Chicken with Rice

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Latin American Paleo Cooking Over 80 Traditional Recipes Made Grain and Gluten FreeArroz con pollo may sound quite plain since its name translates as “chicken with rice,” but it is the very definition of hearty comfort food, not just in Puerto Rico but throughout Latin America. This is Milagros’s family recipe for this classic dish. Even though rice is a grain, I think and many Paleo diet advocates agree—that it is fine to eat white rice on occasion, as long as you don’t have any negative reaction to eating it. I just couldn’t leave this traditional dish out of this cookbook, but I have also included a strictly Paleo version that is quick to prepare, grain-free and low-carb.

  • Yield: 6 Servings

Ingredients

  • 1 (3- to 4-lb [1.4- to 1.8-kg]) whole chicken
  • 3 tbsp (45 ml) extra-virgin olive oil, divided
  • 2 tbsp (30 g) Sofrito; ensure that it is thawed)
  • 1 tsp (6 g) fine Himalayan salt, divided
  • 1 tsp (2 g) freshly ground black pepper, divided
  • ½ tsp ground turmeric
  • 2 cups (370 g) long-grain white rice, rinsed under running water until the water runs clear
  • 3 cups (710 ml) Chicken Broth or filtered water
  • 2 tbsp (32 g) tomato paste
  • 12 olives, pitted and sliced
How to Make It
  1. Begin by cutting up the chicken. On a cutting board, place the chicken on its back and pull each leg away from the body, cutting through the skin toward the hip joint. Bend the leg away until the thighbone pops from its socket and use the knife to cut the leg away completely. Rotate the chicken to its side and pull each wing away from the body, using the knife to cut it off. To remove the breasts, cut downward through the rib cage and shoulder joints to separate them from the backbone. Place the breasts skin side down on the cutting board and cut them in the center to separate. Then, cut each breast in half crosswise through the bone. Place each leg skin side down and cut at the joint to separate the drumstick from the thigh. If the thighs are really huge, you can cut them in half by slicing parallel to the bone, leaving one piece with bone and one that is boneless. Remove the skin from all pieces and save it along with the backbone in a resealable plastic bag in the freezer to use for broth later.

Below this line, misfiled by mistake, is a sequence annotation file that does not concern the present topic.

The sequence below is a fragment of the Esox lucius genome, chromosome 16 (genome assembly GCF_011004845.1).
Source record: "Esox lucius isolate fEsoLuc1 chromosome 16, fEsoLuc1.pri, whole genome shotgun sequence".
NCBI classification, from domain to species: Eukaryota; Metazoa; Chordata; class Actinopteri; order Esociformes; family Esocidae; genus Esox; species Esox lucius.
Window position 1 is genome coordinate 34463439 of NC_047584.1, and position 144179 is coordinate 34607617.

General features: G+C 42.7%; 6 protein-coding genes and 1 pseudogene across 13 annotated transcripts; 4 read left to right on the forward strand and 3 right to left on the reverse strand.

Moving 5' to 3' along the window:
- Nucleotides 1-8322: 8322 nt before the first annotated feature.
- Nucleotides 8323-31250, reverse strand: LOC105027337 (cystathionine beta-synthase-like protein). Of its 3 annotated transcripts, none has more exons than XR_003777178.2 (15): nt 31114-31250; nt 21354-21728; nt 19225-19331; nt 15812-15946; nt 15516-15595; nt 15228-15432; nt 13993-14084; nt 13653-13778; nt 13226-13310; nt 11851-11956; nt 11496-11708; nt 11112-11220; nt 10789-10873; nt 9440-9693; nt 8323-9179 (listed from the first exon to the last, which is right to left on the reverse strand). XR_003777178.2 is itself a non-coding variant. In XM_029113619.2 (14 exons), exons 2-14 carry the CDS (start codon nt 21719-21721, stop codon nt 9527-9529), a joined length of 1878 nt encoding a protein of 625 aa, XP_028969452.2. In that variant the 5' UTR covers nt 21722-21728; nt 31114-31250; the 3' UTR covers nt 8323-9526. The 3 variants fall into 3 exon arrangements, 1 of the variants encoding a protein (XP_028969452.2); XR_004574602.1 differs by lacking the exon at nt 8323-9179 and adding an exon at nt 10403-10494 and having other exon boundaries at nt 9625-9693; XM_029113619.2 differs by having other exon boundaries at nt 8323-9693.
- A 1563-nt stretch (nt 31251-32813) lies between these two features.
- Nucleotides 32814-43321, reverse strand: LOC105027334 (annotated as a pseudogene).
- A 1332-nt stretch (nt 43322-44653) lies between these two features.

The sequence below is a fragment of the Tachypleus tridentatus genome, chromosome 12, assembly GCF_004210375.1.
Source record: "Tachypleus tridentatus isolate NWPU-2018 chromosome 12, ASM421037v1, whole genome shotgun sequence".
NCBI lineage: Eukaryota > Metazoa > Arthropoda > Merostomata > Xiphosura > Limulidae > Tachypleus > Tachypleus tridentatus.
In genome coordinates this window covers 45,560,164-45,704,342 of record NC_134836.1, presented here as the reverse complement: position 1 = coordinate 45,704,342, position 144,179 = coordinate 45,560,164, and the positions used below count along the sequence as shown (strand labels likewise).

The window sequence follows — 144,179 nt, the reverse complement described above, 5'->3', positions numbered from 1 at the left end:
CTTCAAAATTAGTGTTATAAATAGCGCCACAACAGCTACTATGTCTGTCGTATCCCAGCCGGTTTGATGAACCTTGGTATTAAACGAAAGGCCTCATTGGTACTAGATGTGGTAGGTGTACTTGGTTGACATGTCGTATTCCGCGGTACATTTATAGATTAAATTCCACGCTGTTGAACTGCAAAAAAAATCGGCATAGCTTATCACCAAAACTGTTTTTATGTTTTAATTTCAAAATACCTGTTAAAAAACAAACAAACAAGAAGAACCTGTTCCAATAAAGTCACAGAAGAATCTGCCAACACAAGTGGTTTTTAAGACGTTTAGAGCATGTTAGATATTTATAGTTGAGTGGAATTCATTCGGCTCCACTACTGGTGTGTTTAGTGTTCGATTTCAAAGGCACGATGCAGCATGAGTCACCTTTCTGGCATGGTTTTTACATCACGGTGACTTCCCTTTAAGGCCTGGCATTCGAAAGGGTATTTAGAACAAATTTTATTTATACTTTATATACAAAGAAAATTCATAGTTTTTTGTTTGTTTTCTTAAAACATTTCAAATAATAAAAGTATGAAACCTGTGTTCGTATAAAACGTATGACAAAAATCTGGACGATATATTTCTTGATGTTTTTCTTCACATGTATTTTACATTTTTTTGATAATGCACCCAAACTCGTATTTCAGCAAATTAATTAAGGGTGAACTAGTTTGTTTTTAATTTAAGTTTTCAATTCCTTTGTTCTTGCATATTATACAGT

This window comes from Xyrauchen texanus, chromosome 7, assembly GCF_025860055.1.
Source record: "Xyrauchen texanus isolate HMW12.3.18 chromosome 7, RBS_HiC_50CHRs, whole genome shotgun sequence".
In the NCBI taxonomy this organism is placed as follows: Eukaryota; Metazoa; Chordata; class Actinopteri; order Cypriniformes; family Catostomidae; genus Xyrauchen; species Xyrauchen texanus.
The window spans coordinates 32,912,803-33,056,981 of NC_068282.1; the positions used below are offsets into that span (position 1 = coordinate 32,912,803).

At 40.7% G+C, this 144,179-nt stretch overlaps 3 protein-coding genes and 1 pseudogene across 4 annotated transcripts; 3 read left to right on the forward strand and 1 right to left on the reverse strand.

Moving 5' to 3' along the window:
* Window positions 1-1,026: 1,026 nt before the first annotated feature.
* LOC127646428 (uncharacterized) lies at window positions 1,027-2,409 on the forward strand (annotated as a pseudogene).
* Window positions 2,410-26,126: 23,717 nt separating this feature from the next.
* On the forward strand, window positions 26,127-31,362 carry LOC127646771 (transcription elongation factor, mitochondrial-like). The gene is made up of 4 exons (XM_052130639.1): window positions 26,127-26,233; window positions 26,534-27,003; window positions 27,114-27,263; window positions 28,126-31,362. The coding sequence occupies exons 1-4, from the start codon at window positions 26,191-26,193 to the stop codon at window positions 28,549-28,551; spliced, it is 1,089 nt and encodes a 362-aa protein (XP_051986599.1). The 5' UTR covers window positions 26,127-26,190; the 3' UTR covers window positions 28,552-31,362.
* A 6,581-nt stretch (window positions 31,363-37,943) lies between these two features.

2. Now the hard work is done! In a small bowl, make an adobo from 1 tablespoon (15 ml) of the olive oil, the sofrito, ½ teaspoon of the salt, half of the pepper and the turmeric by mixing them all together to form a paste. Coat the chicken pieces with the adobo and allow to marinate in a covered dish in the refrigerator for at least 2 hours, up to overnight.
  3. In a large Dutch oven or other sturdy pot with a lid, heat the remaining 2 tablespoons (30 ml) of olive oil over medium heat for 1 to 2 minutes. Place the chicken pieces in the bottom of the pot in a single layer, cover and cook for about 10 minutes. Turn each piece of chicken over, cover and cook for 10 minutes more.
  4. Add the remaining ingredients and stir to combine. Cover and cook for 25 to 30 minutes more, until the rice is done and the chicken is cooked through. If the rice is too watery, you can leave the lid off for the last 10 minutes or so.
  5. If you are lucky, some of the rice will caramelize at the bottom of the pot into what is lovingly called pegao. This burnt rice is considered a delicacy and is often fought over! Scrape it up with a wooden spoon and enjoy.
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